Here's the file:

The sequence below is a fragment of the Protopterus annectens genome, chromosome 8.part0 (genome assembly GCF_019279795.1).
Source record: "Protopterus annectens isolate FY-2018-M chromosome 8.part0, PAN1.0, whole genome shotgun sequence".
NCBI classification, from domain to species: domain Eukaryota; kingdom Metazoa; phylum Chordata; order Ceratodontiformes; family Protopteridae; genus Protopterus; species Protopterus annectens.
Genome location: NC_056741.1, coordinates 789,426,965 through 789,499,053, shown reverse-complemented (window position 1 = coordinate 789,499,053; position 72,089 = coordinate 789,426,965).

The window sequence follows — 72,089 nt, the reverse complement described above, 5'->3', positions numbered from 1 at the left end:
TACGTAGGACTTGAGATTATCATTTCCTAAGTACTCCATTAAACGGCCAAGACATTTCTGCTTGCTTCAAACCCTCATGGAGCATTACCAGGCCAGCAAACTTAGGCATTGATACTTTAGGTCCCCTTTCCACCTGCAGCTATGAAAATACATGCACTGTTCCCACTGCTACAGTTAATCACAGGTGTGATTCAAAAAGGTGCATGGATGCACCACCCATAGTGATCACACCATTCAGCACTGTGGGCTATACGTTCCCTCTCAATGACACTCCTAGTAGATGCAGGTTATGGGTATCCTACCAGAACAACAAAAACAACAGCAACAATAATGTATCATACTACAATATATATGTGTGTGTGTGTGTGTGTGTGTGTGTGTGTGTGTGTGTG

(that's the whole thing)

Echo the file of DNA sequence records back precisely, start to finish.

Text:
The sequence below is a fragment of the Protopterus annectens genome, chromosome 8.part0 (genome assembly GCF_019279795.1).
Source record: "Protopterus annectens isolate FY-2018-M chromosome 8.part0, PAN1.0, whole genome shotgun sequence".
NCBI classification, from domain to species: domain Eukaryota; kingdom Metazoa; phylum Chordata; order Ceratodontiformes; family Protopteridae; genus Protopterus; species Protopterus annectens.
Genome location: NC_056741.1, coordinates 789,426,965 through 789,499,053, shown reverse-complemented (window position 1 = coordinate 789,499,053; position 72,089 = coordinate 789,426,965).

The window sequence follows — 72,089 nt, the reverse complement described above, 5'->3', positions numbered from 1 at the left end:
TACGTAGGACTTGAGATTATCATTTCCTAAGTACTCCATTAAACGGCCAAGACATTTCTGCTTGCTTCAAACCCTCATGGAGCATTACCAGGCCAGCAAACTTAGGCATTGATACTTTAGGTCCCCTTTCCACCTGCAGCTATGAAAATACATGCACTGTTCCCACTGCTACAGTTAATCACAGGTGTGATTCAAAAAGGTGCATGGATGCACCACCCATAGTGATCACACCATTCAGCACTGTGGGCTATACGTTCCCTCTCAATGACACTCCTAGTAGATGCAGGTTATGGGTATCCTACCAGAACAACAAAAACAACAGCAACAATAATGTATCATACTACAATATATATGTGTGTGTGTGTGTGTGTGTGTGTGTGTGTGTGTGTGTG